6 6 October 2004 Joe Decuir, MCCISlide 6 doc.: IEEE a/0573r0 Submission Joe Decuir, MCCI Two Way Time Transfer (TWTT) Initiating device measures time –from sending the first signal, to –receiving the second signal Responding device either: –responds in a fixed and known delay time [2] or [3] –measures its own response delay time and reports that to the initiator [4] & [5] Initiator subtracts the two delays, yielding two times-of-flight –the calculation is easy: multiply by c/2

7 6 October 2004 Joe Decuir, MCCISlide 7 doc.: IEEE a/0573r0 Submission Joe Decuir, MCCI Two-Way Time Transfer Model [4] Device ADevice B Two equations in two unknowns yield: * US Naval Observatory, Telstar Satellite, circa Unmatched detect-delays in the two devices may require one-time offset calibration. Unknown propagation delay Unknown clock offset Message 1 Message 2 Multiple measurements of t p and t o yield finer precision & accuracy, and allow frequency offset correction.

8 6 October 2004 Joe Decuir, MCCISlide 8 doc.: IEEE a/0573r0 Submission Joe Decuir, MCCI TWTT in PAN environment Original TWTT was long range –response delays were negligible –free space = no multipath In PAN environment –Device response delays may exceed flight times –The message frames themselves are much longer than the flight times (10s of usec vs 10s of nsec) –Multipath signal propagation is common –Clock frequencies limit resolution –Clock frequency differences limit accuracy.

9 6 October 2004 Joe Decuir, MCCISlide 9 doc.: IEEE a/0573r0 Submission Joe Decuir, MCCI Example TWTT UWB Implementation Choose an easy-to-detect signal feature –e.g. feature of standard PHY preamble PHY: Add a fast timer and capture latch MAC: Add a simple cooperative measurement transaction Describe simple and complex upper layer calculations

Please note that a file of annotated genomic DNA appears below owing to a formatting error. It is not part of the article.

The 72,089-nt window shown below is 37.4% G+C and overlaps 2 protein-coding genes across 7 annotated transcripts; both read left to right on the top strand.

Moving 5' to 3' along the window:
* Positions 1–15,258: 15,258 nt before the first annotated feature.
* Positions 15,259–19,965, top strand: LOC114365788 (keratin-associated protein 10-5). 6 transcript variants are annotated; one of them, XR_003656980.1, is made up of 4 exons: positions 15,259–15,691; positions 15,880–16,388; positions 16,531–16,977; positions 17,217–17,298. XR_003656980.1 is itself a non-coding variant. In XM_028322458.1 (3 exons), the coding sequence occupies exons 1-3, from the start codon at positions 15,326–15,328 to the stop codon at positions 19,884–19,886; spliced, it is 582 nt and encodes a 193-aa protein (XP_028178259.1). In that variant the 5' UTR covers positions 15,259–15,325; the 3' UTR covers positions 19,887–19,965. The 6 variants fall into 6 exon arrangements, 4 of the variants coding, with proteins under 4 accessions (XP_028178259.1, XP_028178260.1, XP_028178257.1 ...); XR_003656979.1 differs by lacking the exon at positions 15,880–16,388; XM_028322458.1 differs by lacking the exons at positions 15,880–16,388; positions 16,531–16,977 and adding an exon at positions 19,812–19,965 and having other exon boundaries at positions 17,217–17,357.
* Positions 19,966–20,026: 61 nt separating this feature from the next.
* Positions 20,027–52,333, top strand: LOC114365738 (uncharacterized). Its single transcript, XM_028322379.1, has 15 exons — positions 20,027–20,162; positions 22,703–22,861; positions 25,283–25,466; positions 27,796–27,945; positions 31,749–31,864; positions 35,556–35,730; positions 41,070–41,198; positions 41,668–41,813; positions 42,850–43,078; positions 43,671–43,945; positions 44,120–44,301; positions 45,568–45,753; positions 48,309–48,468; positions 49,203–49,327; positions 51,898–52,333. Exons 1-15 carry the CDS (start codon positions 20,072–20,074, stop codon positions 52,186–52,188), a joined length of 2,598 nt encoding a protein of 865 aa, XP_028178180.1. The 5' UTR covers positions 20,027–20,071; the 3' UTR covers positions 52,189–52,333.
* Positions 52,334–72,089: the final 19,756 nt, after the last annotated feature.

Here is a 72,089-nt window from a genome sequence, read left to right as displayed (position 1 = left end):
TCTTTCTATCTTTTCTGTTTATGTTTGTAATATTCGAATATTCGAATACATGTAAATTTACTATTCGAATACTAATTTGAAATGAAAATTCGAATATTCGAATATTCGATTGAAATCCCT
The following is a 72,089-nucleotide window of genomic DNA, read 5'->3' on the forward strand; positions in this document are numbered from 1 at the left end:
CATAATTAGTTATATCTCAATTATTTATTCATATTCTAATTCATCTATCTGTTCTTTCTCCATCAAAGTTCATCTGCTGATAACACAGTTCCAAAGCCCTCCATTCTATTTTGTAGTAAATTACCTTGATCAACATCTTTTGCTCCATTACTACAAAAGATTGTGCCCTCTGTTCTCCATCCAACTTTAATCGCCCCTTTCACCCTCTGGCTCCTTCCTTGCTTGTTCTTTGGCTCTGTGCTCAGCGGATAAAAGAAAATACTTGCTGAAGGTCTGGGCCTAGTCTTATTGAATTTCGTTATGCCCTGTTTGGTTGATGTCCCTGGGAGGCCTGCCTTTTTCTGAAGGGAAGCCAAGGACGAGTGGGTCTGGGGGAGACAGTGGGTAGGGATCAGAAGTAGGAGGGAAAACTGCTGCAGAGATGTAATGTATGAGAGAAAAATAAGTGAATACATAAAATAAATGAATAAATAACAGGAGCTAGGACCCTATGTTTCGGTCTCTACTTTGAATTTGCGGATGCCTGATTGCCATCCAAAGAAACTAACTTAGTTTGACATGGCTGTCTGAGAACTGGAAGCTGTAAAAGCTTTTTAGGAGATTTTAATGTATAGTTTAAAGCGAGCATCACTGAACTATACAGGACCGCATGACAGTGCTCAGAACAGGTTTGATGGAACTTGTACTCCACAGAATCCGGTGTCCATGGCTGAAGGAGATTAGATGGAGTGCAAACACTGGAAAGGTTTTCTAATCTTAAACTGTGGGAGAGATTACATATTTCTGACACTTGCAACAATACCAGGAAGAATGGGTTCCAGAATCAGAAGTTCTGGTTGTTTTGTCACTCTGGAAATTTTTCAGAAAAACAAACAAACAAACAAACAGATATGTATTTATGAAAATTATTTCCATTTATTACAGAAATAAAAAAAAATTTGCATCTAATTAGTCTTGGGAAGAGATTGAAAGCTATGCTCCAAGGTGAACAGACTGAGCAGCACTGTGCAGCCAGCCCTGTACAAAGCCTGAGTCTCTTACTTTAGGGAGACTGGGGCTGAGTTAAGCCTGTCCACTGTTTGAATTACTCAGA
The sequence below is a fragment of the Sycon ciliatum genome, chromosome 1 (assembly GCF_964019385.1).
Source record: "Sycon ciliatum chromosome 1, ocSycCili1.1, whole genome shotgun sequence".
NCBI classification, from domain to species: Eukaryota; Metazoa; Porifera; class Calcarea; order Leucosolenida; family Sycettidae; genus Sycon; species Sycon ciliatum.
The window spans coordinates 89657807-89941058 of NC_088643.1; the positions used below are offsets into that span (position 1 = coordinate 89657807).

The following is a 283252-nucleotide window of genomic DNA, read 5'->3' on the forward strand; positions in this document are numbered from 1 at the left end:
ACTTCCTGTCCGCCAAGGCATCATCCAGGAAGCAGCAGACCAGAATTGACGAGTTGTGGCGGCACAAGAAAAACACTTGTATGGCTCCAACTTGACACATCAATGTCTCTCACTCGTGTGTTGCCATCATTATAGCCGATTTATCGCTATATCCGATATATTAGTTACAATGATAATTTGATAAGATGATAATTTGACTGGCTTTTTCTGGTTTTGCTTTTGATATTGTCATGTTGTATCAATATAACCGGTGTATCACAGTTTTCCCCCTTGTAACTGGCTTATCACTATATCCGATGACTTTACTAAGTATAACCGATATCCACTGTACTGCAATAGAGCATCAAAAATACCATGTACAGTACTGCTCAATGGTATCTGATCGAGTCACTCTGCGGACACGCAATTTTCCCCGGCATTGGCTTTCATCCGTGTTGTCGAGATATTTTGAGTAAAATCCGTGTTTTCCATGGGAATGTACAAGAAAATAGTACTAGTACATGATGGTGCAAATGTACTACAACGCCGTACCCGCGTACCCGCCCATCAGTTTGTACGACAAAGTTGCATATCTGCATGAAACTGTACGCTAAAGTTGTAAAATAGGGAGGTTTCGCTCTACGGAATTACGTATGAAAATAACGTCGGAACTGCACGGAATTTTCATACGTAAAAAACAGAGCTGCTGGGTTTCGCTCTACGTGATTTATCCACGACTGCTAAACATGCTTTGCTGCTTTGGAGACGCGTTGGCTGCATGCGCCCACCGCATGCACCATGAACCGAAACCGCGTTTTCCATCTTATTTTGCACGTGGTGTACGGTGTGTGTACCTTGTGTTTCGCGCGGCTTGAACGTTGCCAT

10 6 October 2004 Joe Decuir, MCCISlide 10 doc.: IEEE a/0573r0 Submission Joe Decuir, MCCI PHY Ranging Resources [5] TX PHYRX PHY Mod DSP Demod DSP timer latch counter TX PHY captures the counter when the reference signal is sent into the modulator DSP. RX PHY captures the counter when the reference signal is detected by the demodulator DSP.

11 6 October 2004 Joe Decuir, MCCISlide 11 doc.: IEEE a/0573r0 Submission Joe Decuir, MCCI PHY Calibration Constants RTD = Ranging Transmit Delay: As per the previous slide, there will be a delay between the time the reference signal is fed into the modulator and the time that signal appears at the antenna. RRD = Ranging Receive Delay: There will also be a delay between the time the reference signal arrives at the antenna and the time that signal is detected in the demodulator. Each MAC needs these constants to correct time measurements.

12 6 October 2004 Joe Decuir, MCCISlide 12 doc.: IEEE a/0573r0 Submission Joe Decuir, MCCI Ranging Transaction Overview Initiator (DEV1) MAC reserves time 6 frame ranging exchange transaction: –RRQ & ACK: DEV1 ranging request –RM1 & RM2: measurement frames –RM2 = DEV2s ACK to DEV1s RM1 –RMR & ACK: DEV2 ranging measurement report back to DEV1 DEV1 collects 4 timer values per pair Initiator upper layers do calculations